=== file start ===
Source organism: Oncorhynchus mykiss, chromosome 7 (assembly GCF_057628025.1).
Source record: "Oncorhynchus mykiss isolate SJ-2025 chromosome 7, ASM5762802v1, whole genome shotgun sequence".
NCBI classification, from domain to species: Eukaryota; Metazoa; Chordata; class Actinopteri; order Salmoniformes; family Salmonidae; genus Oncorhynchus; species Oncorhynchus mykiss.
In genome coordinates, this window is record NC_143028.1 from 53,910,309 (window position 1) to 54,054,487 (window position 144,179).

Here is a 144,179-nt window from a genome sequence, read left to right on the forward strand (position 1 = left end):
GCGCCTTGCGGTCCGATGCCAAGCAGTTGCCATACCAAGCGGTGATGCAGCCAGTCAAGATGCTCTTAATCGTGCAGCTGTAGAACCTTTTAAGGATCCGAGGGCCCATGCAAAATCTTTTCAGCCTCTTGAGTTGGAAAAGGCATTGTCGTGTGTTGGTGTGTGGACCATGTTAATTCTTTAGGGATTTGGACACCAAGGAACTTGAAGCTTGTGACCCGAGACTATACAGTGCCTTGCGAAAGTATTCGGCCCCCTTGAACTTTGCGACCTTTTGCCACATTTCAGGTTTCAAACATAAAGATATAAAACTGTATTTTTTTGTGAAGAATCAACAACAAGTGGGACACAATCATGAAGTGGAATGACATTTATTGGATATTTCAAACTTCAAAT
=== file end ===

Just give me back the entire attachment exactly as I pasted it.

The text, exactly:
Source organism: Oncorhynchus mykiss, chromosome 7 (assembly GCF_057628025.1).
Source record: "Oncorhynchus mykiss isolate SJ-2025 chromosome 7, ASM5762802v1, whole genome shotgun sequence".
NCBI classification, from domain to species: Eukaryota; Metazoa; Chordata; class Actinopteri; order Salmoniformes; family Salmonidae; genus Oncorhynchus; species Oncorhynchus mykiss.
In genome coordinates, this window is record NC_143028.1 from 53,910,309 (window position 1) to 54,054,487 (window position 144,179).

Here is a 144,179-nt window from a genome sequence, read left to right on the forward strand (position 1 = left end):
GCGCCTTGCGGTCCGATGCCAAGCAGTTGCCATACCAAGCGGTGATGCAGCCAGTCAAGATGCTCTTAATCGTGCAGCTGTAGAACCTTTTAAGGATCCGAGGGCCCATGCAAAATCTTTTCAGCCTCTTGAGTTGGAAAAGGCATTGTCGTGTGTTGGTGTGTGGACCATGTTAATTCTTTAGGGATTTGGACACCAAGGAACTTGAAGCTTGTGACCCGAGACTATACAGTGCCTTGCGAAAGTATTCGGCCCCCTTGAACTTTGCGACCTTTTGCCACATTTCAGGTTTCAAACATAAAGATATAAAACTGTATTTTTTTGTGAAGAATCAACAACAAGTGGGACACAATCATGAAGTGGAATGACATTTATTGGATATTTCAAACTTCAAAT